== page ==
This is summed up in a policy document published by the Irish Traveller Movement called Education and Travellers in which they called for an inter-cultural education in all Education and Training Centres."Inter-cultural education employs an education that promotes interaction and understanding among and between different cultures and ethnic groups and the assumption that ethnic diversity can enrich society". This policy statement was given a fillip in 1994 at a major international conference entitled Intercultural Education - Irish Perspective when the then Minister for Education stated that "recognition and acceptance of different cultures and life styles in our midst must inform decisions of the provision of education. In such decisions, attention must be focused on the development of mutual understanding and tolerance and the right of each child to an education based on the sum of cultures in his/her community and in his/her particular learning needs". The inter-cultural dimension can be met by the establishing of appropriate curriculum and adequate in-service training for teachers. Amongst the principles for a inter-cultural curriculum recommended by the Task Force among the Travelling Community are that the experiences of minority groups in particular travellers should be presented in an accurate and sensitive way, pointing out:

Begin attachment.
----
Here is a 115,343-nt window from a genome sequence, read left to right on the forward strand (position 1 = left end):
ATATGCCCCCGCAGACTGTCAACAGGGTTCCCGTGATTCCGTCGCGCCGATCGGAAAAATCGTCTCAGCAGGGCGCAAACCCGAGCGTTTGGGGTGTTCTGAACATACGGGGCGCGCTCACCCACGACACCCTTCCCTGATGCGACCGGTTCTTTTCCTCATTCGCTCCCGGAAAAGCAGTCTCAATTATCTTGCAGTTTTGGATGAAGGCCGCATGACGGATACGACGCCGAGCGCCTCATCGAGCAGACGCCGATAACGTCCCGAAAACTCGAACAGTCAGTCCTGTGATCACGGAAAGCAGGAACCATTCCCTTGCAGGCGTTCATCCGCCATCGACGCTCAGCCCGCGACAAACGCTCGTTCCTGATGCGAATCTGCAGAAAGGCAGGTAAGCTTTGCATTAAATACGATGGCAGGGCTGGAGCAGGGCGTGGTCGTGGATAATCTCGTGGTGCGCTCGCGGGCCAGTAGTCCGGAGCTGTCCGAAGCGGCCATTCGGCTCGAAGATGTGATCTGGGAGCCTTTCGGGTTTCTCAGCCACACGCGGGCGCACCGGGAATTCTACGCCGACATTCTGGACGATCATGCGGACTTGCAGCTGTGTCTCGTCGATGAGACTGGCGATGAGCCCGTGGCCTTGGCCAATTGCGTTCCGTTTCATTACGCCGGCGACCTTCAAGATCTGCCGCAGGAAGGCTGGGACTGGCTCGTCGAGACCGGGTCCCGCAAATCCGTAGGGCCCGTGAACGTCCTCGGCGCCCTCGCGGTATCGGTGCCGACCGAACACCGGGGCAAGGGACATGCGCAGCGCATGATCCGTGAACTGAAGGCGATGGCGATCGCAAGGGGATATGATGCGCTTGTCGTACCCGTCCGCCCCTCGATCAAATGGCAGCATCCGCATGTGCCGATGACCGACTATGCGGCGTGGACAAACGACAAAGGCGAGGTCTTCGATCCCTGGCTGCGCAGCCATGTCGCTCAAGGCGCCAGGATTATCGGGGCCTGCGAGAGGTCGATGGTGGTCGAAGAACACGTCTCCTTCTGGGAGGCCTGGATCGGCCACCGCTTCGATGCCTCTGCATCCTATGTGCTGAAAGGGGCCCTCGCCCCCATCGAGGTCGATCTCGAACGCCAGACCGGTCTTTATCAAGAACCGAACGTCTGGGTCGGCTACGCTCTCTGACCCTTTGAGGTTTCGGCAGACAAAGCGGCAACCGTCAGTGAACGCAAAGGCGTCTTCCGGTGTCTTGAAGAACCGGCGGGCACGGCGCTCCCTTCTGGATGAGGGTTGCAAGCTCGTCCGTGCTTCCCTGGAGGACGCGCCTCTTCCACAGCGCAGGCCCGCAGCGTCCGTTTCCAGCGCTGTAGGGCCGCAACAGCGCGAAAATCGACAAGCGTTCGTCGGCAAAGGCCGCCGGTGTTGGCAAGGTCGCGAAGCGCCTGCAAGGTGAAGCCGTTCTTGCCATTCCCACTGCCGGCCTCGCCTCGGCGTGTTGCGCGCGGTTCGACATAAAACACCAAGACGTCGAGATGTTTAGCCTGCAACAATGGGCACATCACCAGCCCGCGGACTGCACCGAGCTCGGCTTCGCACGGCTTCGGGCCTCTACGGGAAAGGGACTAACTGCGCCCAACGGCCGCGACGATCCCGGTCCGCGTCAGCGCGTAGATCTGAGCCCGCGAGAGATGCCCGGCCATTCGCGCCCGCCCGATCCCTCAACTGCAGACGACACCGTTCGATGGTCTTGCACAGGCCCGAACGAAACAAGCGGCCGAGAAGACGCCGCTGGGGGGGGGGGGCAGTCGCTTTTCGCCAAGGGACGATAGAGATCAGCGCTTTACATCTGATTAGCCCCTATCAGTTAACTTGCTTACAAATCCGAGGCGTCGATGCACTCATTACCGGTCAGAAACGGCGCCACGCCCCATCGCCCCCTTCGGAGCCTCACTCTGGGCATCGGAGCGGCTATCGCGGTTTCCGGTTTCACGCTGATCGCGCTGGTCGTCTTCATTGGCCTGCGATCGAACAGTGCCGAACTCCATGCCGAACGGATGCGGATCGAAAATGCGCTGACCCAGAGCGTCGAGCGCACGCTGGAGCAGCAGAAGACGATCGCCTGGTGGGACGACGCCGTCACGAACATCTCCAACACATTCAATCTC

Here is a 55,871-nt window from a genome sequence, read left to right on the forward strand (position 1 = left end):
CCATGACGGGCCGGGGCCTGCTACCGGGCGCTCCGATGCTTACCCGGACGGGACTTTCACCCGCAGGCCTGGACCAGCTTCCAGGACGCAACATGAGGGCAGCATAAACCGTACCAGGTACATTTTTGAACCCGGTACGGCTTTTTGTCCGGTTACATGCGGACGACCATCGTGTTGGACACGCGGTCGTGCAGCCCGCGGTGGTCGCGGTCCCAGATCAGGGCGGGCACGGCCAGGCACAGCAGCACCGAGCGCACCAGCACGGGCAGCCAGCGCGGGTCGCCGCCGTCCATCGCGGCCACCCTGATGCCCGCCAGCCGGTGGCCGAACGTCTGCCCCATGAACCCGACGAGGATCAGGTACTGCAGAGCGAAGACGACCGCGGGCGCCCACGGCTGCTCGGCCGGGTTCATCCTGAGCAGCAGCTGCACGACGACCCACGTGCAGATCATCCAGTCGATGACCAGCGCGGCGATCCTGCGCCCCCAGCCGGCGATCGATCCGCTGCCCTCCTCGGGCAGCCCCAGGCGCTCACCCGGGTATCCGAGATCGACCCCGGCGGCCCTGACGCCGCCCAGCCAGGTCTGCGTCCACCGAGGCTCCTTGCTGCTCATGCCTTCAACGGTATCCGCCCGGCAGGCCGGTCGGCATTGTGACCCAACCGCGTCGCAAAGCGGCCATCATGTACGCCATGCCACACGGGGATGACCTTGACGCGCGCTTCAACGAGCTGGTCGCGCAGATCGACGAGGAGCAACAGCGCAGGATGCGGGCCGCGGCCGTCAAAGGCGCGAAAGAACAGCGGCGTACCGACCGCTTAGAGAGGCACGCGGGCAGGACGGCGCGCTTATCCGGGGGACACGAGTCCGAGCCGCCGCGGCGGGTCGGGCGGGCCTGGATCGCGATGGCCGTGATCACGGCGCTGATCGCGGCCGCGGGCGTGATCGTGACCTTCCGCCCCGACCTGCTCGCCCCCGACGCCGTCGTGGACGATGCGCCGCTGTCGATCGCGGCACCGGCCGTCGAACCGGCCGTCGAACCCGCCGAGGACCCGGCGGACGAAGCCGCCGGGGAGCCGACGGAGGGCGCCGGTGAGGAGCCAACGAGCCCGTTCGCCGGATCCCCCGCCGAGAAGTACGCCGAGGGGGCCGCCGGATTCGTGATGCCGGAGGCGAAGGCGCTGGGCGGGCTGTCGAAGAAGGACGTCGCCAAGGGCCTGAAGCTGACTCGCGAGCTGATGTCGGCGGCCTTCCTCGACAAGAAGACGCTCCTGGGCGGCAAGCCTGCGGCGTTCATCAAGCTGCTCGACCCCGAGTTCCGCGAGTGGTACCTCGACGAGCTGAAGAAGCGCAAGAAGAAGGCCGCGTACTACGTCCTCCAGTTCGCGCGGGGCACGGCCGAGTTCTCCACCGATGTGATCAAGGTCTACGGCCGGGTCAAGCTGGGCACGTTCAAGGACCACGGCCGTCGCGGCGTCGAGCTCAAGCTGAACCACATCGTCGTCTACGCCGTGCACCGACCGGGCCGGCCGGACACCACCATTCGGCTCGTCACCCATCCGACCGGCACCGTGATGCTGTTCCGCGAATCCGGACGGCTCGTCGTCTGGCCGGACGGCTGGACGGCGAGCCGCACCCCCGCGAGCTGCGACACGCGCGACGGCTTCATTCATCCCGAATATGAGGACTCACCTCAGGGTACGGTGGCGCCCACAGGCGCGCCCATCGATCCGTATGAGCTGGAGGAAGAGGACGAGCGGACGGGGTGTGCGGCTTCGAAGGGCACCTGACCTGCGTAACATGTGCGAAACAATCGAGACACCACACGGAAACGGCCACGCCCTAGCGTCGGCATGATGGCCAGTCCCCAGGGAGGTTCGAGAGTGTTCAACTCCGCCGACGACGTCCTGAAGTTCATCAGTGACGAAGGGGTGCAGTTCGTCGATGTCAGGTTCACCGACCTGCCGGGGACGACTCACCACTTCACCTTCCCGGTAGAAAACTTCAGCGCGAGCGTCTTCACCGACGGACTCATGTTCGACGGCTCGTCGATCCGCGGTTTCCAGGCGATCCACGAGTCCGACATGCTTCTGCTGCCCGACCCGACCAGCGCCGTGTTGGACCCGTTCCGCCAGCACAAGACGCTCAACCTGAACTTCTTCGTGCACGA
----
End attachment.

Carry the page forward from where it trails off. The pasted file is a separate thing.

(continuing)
*That Irish society is not homogenous or mono-cultural

*That texts should be monitored to avoid ethnocentric and racist interpretations

*That the curriculum should avoid focusing on exotic customs of travellers or other minority groups which can re-enforce misconceptions and create negative stereotypes

*That the values of perceptions and views of minority cultures should be included as well as the material elements

*That the curriculum should avoid negative attitudes and stereotypes which are formed at a very early age

*That the students should be able to clarify their own identities, should be made aware of other cultures and alternatives and avoid alienation.